Mostly good sidewalks and/or intentional footpaths. Some areas of unevenness and occasional large puddles after rain. Gradual hills as you proceed to the North.
The Central Malecón in Cozumel
The Malecón is Spanish meaning esplanade or large, main roadway along the waterfront.
Cozumel’s Malecón, properly named Melgar Avenue (Avenida Melgar) is most definitely a proper promenade – a wide, bench-lined street along the sea, that is also bustling with stores, cabs, horse-carriages, and vendors, residents, and tourists of all ages and stripes.
As described in our recent post about things to do in Cozumel at Night, the Malecon in Cozumel is a great place – day OR night – to stroll, shop, maybe stop for an ice cream, and enjoy the waterfront view and the coming and going of boats of all shapes and sizes.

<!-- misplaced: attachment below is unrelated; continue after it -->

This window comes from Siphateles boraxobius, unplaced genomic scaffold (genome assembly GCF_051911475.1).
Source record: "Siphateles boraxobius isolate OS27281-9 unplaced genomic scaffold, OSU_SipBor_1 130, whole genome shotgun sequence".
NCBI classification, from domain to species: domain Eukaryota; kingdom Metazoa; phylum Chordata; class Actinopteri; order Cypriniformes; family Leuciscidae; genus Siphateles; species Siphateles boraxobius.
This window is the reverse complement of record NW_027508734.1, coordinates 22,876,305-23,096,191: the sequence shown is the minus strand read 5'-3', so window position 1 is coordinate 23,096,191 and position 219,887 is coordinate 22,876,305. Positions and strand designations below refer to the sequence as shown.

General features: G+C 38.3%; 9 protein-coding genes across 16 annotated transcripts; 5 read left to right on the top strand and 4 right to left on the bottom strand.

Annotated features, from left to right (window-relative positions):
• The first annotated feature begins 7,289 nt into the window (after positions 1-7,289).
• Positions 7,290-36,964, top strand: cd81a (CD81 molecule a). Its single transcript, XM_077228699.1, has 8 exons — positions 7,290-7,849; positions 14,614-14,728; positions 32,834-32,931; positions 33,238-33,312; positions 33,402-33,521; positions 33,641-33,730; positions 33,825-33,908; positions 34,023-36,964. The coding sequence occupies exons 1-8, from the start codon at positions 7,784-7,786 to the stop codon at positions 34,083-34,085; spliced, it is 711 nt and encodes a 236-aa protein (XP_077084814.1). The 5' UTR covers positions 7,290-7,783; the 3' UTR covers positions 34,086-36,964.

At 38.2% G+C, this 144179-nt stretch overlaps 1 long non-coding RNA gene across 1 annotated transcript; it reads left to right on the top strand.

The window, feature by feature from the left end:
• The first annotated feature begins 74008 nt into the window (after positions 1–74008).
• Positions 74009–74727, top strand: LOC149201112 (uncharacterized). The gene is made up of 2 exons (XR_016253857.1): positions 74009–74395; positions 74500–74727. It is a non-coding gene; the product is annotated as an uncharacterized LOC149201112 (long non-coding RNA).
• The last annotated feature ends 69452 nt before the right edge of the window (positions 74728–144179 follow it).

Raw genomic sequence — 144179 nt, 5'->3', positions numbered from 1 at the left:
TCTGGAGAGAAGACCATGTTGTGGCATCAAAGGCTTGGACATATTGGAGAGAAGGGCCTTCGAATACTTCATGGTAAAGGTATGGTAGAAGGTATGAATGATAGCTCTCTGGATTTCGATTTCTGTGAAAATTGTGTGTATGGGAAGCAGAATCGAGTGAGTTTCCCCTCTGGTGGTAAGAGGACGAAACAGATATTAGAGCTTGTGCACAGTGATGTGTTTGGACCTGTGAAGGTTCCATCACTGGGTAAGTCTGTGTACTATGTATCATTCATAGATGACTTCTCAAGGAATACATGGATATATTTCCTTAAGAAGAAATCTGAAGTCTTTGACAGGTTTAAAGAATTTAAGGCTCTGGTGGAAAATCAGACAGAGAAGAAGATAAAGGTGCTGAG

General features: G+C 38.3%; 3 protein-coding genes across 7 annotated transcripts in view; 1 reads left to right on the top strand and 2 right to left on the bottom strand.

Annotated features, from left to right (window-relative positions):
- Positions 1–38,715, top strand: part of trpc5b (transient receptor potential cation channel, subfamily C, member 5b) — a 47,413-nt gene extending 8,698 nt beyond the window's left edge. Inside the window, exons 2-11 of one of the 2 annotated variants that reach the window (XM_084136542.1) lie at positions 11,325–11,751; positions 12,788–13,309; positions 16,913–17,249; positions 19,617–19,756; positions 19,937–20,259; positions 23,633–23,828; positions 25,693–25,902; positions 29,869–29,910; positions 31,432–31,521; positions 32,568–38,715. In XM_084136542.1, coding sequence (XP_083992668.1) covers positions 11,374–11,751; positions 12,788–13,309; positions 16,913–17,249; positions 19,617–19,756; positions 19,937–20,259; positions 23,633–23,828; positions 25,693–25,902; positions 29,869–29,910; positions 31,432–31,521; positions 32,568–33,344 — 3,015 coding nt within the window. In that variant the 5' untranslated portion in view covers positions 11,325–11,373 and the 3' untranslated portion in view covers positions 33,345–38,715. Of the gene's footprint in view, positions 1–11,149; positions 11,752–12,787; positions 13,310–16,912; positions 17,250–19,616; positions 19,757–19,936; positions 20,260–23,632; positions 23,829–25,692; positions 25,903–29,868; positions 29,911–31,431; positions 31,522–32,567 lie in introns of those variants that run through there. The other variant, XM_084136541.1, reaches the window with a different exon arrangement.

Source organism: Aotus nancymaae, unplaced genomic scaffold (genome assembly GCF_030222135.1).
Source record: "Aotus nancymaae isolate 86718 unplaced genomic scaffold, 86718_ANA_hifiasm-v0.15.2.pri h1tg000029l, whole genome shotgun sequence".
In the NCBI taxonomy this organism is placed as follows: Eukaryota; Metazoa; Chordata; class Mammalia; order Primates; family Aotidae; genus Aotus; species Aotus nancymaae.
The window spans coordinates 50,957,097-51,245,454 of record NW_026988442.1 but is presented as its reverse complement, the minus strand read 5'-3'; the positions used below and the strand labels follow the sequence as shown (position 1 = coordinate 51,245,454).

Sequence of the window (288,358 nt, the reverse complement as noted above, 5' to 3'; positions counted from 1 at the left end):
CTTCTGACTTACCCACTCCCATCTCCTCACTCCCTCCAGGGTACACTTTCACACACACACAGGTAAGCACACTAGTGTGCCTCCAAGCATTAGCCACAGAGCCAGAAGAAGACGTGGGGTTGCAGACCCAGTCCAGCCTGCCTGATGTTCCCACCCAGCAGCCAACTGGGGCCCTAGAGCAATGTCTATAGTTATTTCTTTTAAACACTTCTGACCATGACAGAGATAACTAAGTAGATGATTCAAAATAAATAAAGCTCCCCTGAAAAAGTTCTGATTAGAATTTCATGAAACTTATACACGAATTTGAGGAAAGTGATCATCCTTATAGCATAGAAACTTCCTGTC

Walking along Melgar in the Centro area of town is also a fun way to spend some time, and check out the sights.
The same sidewalk that runs all the way North to Puerto Abrigo Marina, as described above, continues through town, and South past Punta Langosta (the Norther/older cruise ship port).
Along the way, you can walk past all of downtown San Miguel’s touristy shopping, the main central plaza, Benito Juarez Park.
This plaza with its landmark Clocktower is the main hub of Cozumel and filled with residents, tourists, vendors, and performers each day.
It’s also a main public square, so home to annual Carnaval celebrations (Feb-March), frequent outdoor concerts and dance events, arts and crafts markets, and seasonal celebrations and holiday displays, like the amazing art installations for the yearly Day of the Dead festivities if you’re here during the week of November 1st.
Continuing southward, you’ll pass more shops and hotels along the water, and eventually walk by city hall, or “El Palacio” and the Quintana Roo Park, and then the Cozumel Convention Center.
Airport Road to Cozumel Convention Center (OW) = 2 km / 1.25 m / 2,500 steps (20-30 min)